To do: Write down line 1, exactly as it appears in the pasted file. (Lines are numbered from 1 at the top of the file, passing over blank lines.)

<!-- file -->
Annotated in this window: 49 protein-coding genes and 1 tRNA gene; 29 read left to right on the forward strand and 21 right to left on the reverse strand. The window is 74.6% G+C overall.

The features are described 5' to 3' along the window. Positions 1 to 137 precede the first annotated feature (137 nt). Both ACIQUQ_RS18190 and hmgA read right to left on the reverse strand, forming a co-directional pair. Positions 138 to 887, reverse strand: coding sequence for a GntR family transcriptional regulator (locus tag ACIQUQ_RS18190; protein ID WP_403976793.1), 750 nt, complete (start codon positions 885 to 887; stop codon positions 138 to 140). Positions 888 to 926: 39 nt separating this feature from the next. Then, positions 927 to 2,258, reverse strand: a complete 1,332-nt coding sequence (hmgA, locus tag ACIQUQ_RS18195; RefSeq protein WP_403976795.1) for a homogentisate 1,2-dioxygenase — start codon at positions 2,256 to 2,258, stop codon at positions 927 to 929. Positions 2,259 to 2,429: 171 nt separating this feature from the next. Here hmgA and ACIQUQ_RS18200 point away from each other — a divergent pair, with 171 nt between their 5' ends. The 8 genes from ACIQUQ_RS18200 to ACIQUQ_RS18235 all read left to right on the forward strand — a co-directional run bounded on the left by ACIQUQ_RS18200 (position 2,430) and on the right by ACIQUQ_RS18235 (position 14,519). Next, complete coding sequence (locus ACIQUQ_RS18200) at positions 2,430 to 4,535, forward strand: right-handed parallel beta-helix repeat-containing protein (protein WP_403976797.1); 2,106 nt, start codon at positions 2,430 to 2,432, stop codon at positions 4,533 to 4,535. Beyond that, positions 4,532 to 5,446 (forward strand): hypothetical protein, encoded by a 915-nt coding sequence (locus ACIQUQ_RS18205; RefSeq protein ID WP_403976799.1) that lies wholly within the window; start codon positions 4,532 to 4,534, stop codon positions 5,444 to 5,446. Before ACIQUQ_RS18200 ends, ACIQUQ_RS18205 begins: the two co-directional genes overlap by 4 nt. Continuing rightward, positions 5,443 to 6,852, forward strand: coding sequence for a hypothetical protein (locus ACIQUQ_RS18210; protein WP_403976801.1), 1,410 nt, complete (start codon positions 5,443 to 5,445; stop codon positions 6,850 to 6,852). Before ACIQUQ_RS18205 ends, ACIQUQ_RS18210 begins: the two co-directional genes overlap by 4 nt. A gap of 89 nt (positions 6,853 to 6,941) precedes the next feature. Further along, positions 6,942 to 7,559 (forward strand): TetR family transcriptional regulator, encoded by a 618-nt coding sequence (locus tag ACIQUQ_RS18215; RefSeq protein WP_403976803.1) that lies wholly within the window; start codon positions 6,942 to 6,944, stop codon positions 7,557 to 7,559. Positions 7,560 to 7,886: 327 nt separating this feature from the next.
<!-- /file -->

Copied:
Annotated in this window: 49 protein-coding genes and 1 tRNA gene; 29 read left to right on the forward strand and 21 right to left on the reverse strand. The window is 74.6% G+C overall.